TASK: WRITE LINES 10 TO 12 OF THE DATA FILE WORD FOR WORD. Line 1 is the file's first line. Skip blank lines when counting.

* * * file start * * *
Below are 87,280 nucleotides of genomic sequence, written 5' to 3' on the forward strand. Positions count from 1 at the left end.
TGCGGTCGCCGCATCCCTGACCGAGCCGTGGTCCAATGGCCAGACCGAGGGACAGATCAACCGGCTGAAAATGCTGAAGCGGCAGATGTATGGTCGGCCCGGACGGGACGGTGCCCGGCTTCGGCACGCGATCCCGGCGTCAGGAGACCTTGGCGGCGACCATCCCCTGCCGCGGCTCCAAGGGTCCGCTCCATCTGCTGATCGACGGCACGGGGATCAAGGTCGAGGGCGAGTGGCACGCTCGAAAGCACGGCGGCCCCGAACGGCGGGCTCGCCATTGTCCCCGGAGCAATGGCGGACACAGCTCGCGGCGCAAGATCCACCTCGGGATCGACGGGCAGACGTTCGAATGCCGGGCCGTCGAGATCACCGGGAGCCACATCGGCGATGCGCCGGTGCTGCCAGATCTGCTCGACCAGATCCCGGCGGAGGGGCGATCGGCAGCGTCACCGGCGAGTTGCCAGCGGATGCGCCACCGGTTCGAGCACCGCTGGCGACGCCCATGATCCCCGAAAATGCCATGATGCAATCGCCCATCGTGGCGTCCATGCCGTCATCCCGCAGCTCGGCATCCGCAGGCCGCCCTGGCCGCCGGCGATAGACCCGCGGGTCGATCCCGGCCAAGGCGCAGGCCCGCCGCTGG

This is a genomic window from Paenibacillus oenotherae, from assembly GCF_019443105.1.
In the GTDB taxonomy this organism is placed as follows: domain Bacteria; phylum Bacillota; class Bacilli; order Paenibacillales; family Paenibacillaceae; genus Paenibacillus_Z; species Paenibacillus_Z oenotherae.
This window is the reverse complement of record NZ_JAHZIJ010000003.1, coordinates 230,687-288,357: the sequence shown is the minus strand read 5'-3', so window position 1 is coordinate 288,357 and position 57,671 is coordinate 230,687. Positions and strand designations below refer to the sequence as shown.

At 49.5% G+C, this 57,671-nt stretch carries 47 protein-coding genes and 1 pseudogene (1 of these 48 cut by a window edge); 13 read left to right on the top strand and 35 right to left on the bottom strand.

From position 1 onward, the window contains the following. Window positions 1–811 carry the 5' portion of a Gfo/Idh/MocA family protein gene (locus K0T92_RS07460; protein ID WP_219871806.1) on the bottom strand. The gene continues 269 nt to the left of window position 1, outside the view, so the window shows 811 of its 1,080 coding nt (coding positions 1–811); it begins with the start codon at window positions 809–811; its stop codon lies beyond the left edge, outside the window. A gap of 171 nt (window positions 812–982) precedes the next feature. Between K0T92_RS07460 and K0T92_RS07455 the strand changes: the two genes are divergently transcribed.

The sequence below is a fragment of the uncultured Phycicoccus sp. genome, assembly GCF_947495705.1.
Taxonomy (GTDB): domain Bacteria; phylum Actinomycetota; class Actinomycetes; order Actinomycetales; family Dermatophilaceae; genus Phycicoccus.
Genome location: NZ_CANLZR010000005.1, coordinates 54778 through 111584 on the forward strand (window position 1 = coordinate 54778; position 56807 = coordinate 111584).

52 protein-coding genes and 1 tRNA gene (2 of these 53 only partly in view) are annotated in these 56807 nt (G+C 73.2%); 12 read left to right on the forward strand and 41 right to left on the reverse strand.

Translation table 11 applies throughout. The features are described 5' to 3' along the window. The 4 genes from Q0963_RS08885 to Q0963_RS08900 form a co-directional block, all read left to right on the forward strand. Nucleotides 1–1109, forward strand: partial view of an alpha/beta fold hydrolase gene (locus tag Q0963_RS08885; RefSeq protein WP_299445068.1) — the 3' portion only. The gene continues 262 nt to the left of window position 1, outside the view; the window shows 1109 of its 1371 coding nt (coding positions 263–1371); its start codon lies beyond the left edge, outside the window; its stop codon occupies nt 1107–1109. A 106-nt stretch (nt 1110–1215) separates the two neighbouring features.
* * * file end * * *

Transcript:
Genome location: NZ_CANLZR010000005.1, coordinates 54778 through 111584 on the forward strand (window position 1 = coordinate 54778; position 56807 = coordinate 111584).

52 protein-coding genes and 1 tRNA gene (2 of these 53 only partly in view) are annotated in these 56807 nt (G+C 73.2%); 12 read left to right on the forward strand and 41 right to left on the reverse strand.

Translation table 11 applies throughout. The features are described 5' to 3' along the window. The 4 genes from Q0963_RS08885 to Q0963_RS08900 form a co-directional block, all read left to right on the forward strand. Nucleotides 1–1109, forward strand: partial view of an alpha/beta fold hydrolase gene (locus tag Q0963_RS08885; RefSeq protein WP_299445068.1) — the 3' portion only. The gene continues 262 nt to the left of window position 1, outside the view; the window shows 1109 of its 1371 coding nt (coding positions 263–1371); its start codon lies beyond the left edge, outside the window; its stop codon occupies nt 1107–1109. A 106-nt stretch (nt 1110–1215) separates the two neighbouring features.